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From the staff of the Tampa Bay Times

Sierra Club files lawsuit to try to stop FPL rate hike

17

January

The Sierra Club asked the Florida Supreme Court Tuesday to block a $811 million rate hike by Florida Power & Light over the next four years, arguing that regulators violated state law when they failed to determine if a billion-dollar expansion of gas-powered power plants are needed.

The Florida Public Service Commission in November unanimously approved a settlement agreement reached by FPL and various consumer groups to raise utility bills by $400 million beginning in January, to be followed by $411 million in rate hikes in the next three years.

The Florida chapter of the Sierra Club and AARP opposed the settlement, arguing that if the utility giant stopped fighting the expansion of rooftop solar and other alternative forms of energy, its customers would save money and FPL could wean 70 percent of its fleet from its dependence on climate-change-inducing fossil fuels. AARP argues that the company should not be guaranteed excessive profits at the expense of customers.

The commission did not address any of the opponents’ concerns and instead touted the agreement as good for the customers and good for FPL.

“The settlement ... produces rates that are fair just and reasonable and in the public interest,” said PSC Chair Julie Brown. She commended FPL for “smart, prudent decisions” that have led to the lowest rates in the state.

But the lawsuit claims that the PSC failed the principle goal of its oversight of electric utilities: determining if the rate increases are the most prudent, least-cost option facing FPL and ruling out other low-cost options, such as solar or energy efficiency. FPL relies on gas for 70 percent of its electricity generation and Sierra Club and other environmental groups argue that the company has tried to suppress conservation and competition from rooftop solar because it makes a profit off of building new plants, but can't profit off conservation or competition.
p> FPL power lines

 

 
FPL responded with a statement that "Sierra Club is an extreme group that takes extreme positions,'' but did not address concerns about its excessive reliance on fossil fuels and attempts to suppress conservation.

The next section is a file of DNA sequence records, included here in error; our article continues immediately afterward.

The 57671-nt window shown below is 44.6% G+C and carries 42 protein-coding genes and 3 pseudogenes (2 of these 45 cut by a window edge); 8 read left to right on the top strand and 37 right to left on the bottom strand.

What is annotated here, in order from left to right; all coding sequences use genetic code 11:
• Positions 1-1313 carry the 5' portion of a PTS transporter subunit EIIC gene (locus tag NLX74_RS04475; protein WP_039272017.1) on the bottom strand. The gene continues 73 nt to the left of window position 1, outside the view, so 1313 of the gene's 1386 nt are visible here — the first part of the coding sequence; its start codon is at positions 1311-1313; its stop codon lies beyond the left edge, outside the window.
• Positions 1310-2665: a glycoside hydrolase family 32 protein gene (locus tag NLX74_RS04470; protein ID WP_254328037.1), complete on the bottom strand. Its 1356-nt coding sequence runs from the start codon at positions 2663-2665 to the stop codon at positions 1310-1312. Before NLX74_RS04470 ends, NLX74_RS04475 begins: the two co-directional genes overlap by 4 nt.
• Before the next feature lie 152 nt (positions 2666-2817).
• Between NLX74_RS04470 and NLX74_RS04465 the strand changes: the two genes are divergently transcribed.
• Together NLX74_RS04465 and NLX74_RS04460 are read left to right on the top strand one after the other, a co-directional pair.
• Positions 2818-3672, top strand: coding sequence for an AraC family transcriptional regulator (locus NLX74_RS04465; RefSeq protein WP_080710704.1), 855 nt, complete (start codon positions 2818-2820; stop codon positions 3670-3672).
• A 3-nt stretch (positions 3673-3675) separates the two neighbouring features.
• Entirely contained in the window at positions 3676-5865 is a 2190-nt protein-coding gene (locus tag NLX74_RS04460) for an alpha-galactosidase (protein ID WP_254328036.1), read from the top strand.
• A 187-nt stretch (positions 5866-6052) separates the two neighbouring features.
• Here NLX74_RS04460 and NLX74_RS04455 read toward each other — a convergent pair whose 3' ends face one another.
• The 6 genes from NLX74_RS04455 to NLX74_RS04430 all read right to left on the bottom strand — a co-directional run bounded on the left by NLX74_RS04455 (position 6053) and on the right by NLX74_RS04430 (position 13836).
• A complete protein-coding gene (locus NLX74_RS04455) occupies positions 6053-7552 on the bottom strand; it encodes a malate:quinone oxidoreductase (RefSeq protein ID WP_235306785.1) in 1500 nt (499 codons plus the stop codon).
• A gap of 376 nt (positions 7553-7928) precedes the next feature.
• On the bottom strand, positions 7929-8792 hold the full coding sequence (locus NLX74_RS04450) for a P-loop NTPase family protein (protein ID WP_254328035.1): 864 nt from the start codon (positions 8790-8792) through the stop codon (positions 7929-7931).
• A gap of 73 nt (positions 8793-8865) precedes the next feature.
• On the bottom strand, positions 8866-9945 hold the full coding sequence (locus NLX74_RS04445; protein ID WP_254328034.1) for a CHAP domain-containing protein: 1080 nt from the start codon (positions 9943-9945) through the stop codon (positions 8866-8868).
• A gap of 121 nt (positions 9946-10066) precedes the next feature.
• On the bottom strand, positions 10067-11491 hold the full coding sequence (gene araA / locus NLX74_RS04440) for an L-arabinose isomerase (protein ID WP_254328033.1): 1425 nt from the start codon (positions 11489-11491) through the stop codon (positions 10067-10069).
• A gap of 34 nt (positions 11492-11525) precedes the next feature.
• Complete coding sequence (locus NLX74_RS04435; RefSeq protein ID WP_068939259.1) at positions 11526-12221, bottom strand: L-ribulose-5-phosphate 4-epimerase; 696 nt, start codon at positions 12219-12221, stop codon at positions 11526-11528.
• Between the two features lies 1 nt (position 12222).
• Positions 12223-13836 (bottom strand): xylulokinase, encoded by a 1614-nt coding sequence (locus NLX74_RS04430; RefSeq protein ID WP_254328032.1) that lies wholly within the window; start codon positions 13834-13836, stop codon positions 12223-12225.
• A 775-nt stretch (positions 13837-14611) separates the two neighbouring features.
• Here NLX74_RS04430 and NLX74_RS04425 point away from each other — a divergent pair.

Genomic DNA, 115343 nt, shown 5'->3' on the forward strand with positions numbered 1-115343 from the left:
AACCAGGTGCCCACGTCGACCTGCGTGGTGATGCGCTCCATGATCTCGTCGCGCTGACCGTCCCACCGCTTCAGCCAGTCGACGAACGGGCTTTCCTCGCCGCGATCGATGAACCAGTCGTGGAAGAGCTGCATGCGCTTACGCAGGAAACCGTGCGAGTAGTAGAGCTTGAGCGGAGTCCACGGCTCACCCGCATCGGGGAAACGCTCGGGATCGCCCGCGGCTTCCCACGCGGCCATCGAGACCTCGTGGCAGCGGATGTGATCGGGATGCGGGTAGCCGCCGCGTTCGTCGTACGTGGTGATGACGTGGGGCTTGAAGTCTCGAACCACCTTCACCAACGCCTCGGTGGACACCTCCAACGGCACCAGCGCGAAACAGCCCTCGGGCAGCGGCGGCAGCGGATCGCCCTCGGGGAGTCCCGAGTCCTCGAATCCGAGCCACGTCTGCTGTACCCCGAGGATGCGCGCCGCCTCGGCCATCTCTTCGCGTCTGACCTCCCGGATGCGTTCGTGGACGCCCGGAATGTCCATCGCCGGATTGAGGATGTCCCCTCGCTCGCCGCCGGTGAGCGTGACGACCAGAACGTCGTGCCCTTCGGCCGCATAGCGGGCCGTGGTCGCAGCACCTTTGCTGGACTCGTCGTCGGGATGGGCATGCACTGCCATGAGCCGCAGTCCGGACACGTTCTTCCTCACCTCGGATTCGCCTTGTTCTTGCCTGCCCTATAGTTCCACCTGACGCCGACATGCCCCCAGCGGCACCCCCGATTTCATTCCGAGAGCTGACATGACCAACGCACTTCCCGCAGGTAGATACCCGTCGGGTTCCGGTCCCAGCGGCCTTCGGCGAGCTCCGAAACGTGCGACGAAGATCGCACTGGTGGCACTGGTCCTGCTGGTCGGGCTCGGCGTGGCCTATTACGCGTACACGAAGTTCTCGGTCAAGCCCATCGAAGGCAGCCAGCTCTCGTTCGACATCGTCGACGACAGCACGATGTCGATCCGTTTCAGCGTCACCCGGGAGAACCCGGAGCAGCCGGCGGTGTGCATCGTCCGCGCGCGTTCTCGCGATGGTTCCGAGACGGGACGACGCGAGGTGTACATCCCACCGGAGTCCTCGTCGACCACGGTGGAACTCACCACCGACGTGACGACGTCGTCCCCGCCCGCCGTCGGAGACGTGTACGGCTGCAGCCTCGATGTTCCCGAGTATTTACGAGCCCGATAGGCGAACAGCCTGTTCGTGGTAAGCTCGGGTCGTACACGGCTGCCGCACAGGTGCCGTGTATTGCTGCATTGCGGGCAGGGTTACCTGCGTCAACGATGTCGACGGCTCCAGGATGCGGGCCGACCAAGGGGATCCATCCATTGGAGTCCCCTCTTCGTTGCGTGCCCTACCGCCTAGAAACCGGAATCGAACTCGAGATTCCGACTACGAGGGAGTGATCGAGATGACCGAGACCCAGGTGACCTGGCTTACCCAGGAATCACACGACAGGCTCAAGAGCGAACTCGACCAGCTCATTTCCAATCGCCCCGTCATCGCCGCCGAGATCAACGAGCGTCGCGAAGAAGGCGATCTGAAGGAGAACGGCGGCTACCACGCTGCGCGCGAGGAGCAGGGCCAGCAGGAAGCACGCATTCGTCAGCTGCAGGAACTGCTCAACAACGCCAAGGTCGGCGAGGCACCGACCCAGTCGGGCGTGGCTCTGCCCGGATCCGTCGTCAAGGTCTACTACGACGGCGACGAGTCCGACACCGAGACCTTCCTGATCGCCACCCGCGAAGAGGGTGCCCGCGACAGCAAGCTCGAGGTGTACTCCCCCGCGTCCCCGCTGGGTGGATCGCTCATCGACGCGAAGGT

"The PSC is supposed to make sure our energy sources are safe, reasonable and reliable,” said Sierra Club Florida Chapter Chair Mark Walters in a press release.“Instead, they’ve chosen to let FPL leave us vulnerable to price spikes when investments in solar and energy efficiency are proving to be safer and cheaper in states across the country.”

 The group had submitted nearly 6,000 consumer comments to the commission from Floridians who said the rate increase posed an economic hardship for them. They said that many customers believed there is no need for the gas-burning power plants in Florida and urged the commission to reject the rate hike to finance the new gas turbines.
 
"FPL should take full advantage of our state’s clean energy potential instead of stubbornly building out dirty, unnecessary gas plants and pipelines that increase pollution and electric bills,” Walters said. “Renewable energy technologies are smarter, more cost-effective and safer than fossil fuels. FPL needs to stop propping up its stockholders at the expense of our communities and our natural resources."
 
Under the settlement, FPL agreed to invest in 1,200 megawatts of utility-scale solar expansion — which must be approved by the commission with a cost-effectiveness test — and to eliminate the practice of the natural gas hedging, which had resulted in millions of dollars in losses and enormous expense for customers.

Here is FPL's response from spokesperson Sarah Gatewood: 

The Sierra Club is an extreme group that takes extreme positions, so while we are disappointed, we’re not surprised at the actions taken today by this Washington-based lobbying group.   Apparently they’re more interested in generating headlines and donations than working with the cleanest electric company in Florida and the only electric utility in the Southeast United States to already be in compliance with the EPA’s 2030 Clean Power Plan today.  Rather than recognizing our innovative approach to running our business and the resulting significant benefits for all customers, including 1,200 megawatts of cost-effective new solar right here in Florida over the next four years, this out-of-state group is instead moving forward with more frivolous, expensive litigation that will cost all Floridians – not just FPL customers, but all Florida taxpayers.

After a nearly year-long process that included more than 30 witnesses, countless hours of cross examination by attorneys for all parties, including the Sierra Club, and hundreds of thousands of pages of evidence, FPL and the Office of Public Counsel, which represents all customers, as well as other major customer stakeholder groups, reached a fair settlement that is clearly in the best interest of all of FPL’s customers – and the Florida Public Service Commission unanimously agreed. The settlement supports billions of dollars in planned investments to continue improving FPL’s electrical infrastructure, which is already one of the cleanest and most reliable in the U.S., while still keeping typical customer bills lower than they were in 2006 through 2020. We look forward to demonstrating those benefits yet again.

[Last modified: Tuesday, January 17, 2017 6:58pm]

    

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